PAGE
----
Virginia football goes global: Could this be the new market inefficiency in football recruiting?

Coaches wishing to have success at the University of Virginia could do worse than to emulate Cavaliers men’s basketball coach Tony Bennett. So maybe it shouldn’t come as a huge surprise Bronco Mendenhall followed Bennett’s lead and went looking for under-the-radar recruits from overseas to help fill out the 2018 football recruiting class.

Mendenhall and his staff had a monster recruiting week, reeling in 10 commitments, plus two transfers from Air Force. In addition to quarterback Beau English and offensive lineman Olesegun Olawutimi coming in from the Falcons, UVA picked up four-star defensive tackle Jowon Briggs from Ohio and highly-touted defensive end D’Sean Perry out of Miami.

But even with recruiting going well for the Cavaliers stateside, it’s the pick-ups from Europe that offer quite a bit of intrigue for the incoming class.

Virginia hosted a camp in Charlottesville earlier this summer that included a large group of prospects from Premier Players International. Within a few weeks the Cavaliers had commitments from three Europeans — Danish Defensive lineman Emil Bo Anderson and German teammates Kariem Al Soufi, an offensive tackle, and athlete Luke Wentz — who would join German Gerrik Vollmer on the Cavs roster.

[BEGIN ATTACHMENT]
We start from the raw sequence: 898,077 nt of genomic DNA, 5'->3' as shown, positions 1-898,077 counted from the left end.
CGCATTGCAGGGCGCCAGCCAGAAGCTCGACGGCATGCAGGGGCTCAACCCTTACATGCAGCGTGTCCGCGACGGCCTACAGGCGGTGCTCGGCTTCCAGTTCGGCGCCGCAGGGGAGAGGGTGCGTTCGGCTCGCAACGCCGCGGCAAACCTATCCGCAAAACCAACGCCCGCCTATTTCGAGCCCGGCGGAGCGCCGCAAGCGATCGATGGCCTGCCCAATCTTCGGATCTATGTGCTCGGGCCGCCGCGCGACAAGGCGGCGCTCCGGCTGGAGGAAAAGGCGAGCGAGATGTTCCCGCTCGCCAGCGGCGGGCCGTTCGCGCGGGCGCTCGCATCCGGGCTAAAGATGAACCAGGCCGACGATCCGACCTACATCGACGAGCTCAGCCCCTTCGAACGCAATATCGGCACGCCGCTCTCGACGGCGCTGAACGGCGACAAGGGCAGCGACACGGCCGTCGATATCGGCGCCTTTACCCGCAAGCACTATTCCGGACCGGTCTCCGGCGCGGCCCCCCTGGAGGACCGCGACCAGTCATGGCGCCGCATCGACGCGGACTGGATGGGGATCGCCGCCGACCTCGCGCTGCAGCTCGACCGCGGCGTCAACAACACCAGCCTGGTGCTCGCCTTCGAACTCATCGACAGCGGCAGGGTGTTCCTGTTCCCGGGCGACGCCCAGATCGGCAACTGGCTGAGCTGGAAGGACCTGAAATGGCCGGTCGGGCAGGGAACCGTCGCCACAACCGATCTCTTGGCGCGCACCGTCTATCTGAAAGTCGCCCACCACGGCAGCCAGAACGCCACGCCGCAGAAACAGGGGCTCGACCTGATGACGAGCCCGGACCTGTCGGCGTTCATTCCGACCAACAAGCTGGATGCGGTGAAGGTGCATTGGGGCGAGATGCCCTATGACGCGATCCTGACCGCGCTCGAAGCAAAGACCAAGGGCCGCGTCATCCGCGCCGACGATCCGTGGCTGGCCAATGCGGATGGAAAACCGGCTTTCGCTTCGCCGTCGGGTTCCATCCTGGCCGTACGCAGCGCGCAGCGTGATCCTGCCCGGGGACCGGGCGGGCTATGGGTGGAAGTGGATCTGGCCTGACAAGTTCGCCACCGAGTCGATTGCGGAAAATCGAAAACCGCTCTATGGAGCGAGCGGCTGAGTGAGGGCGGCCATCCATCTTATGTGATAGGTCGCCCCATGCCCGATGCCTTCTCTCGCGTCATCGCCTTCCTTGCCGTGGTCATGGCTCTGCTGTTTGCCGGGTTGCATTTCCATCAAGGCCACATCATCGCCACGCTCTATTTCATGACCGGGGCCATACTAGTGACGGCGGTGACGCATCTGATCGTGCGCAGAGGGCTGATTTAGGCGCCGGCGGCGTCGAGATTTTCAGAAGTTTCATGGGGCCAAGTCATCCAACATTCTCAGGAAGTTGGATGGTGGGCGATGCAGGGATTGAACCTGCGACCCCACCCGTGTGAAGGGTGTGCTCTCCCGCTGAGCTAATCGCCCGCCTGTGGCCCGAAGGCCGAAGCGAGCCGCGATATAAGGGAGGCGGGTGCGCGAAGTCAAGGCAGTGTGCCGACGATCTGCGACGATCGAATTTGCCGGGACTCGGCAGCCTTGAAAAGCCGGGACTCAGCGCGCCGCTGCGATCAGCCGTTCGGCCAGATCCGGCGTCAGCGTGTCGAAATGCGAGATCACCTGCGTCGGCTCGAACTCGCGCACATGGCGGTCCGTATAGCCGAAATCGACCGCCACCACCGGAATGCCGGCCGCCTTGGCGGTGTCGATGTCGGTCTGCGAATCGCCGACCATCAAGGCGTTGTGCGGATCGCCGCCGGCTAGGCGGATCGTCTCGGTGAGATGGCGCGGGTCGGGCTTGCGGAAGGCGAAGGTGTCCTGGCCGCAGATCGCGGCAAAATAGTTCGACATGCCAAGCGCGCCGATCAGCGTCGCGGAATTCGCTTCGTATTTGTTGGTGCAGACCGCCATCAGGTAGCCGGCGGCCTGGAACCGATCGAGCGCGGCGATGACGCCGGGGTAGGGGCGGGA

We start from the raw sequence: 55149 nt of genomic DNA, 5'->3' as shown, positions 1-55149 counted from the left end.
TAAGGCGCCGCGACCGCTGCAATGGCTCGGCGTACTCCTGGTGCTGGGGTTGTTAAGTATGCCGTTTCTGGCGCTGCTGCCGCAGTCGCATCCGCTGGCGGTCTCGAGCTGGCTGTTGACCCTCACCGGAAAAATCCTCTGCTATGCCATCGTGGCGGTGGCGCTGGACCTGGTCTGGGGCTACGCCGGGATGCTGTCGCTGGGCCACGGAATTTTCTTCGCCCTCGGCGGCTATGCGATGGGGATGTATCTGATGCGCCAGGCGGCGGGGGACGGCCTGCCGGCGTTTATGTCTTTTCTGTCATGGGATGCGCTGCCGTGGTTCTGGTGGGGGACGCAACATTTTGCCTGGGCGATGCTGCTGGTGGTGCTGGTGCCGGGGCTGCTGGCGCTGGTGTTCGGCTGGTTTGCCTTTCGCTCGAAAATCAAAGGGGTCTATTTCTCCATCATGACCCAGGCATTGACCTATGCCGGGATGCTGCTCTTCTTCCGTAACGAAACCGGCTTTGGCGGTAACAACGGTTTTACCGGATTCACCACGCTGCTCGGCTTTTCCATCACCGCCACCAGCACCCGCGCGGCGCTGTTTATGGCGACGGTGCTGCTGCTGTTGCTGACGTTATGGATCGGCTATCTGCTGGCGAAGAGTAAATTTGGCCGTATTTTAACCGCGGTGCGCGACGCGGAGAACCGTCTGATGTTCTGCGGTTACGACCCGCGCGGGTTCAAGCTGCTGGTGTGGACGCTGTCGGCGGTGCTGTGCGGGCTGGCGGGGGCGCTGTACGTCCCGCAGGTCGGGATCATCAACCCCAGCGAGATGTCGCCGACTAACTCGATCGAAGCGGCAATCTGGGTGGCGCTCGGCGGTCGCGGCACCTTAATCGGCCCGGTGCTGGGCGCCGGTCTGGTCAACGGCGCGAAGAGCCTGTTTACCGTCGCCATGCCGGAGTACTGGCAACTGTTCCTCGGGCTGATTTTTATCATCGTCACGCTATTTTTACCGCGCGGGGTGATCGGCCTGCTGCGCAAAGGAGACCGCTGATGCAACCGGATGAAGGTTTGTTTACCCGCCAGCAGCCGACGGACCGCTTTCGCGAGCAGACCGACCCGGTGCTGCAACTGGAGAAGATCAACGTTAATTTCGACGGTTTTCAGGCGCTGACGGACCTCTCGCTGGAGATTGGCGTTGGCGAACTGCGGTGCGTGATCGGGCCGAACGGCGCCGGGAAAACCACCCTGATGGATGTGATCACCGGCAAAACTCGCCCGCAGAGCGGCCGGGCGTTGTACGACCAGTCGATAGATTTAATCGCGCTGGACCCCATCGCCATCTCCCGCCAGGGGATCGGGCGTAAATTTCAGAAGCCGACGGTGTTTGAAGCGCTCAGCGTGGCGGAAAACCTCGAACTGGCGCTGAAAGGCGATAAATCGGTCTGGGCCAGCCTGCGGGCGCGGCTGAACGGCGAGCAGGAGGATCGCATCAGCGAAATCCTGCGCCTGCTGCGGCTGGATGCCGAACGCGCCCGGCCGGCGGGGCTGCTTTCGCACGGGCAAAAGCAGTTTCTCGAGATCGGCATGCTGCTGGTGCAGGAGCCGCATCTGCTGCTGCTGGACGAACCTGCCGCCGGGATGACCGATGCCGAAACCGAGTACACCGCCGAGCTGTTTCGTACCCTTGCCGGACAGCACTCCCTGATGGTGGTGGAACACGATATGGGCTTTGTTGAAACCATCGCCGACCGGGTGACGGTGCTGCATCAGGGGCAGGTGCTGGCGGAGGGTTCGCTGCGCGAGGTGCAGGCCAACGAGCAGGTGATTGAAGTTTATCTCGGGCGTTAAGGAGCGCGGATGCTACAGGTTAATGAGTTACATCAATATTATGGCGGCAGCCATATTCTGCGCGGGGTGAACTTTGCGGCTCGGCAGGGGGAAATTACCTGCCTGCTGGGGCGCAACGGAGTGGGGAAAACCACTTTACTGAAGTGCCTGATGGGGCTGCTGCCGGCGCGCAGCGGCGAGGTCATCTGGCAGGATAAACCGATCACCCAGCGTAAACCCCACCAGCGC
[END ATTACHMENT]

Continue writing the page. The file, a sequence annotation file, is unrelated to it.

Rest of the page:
While the current UVA recruiting class has commitments from all over the United States, looking outside of the country also makes a certain amount of sense for a program like Virginia.

The Cavs lack of success in recent years hasn’t made it easy to attract a lot of four and five-star recruits, and it has taken a little bit of time for the staff to adjust to recruiting Virginia and the mid-Atlantic after a decade at BYU.

Players can also face academic challenges getting accepted into UVA, and Mendenhall’s insistence that fifth-year players be ready for graduate school isn’t for everyone.

So embracing Europeans opens up new lines to talent even if it likely won’t do much to help the Cavs in recruiting rankings. Programs such as Premier Players International exist to help European players get to college in the United States and with American Football becoming increasingly popular in place such as Germany and the United Kingdom, we are seeing the first generation of European players who grew up with the sport in the mainstream.

If nothing else, the Cavs are beefing up with the new additions. Al Soufi is huge, listed at 6-foot-4, 330 pounds and would automatically become one of the biggest offensive linemen on the roster. Anderson, at 6-foot-5, 278 pounds, has the kind of height Mendenhall has looked for on the defensive line while Wentz is 6-foot-3, 205 pounds and played quarterback in Germany.


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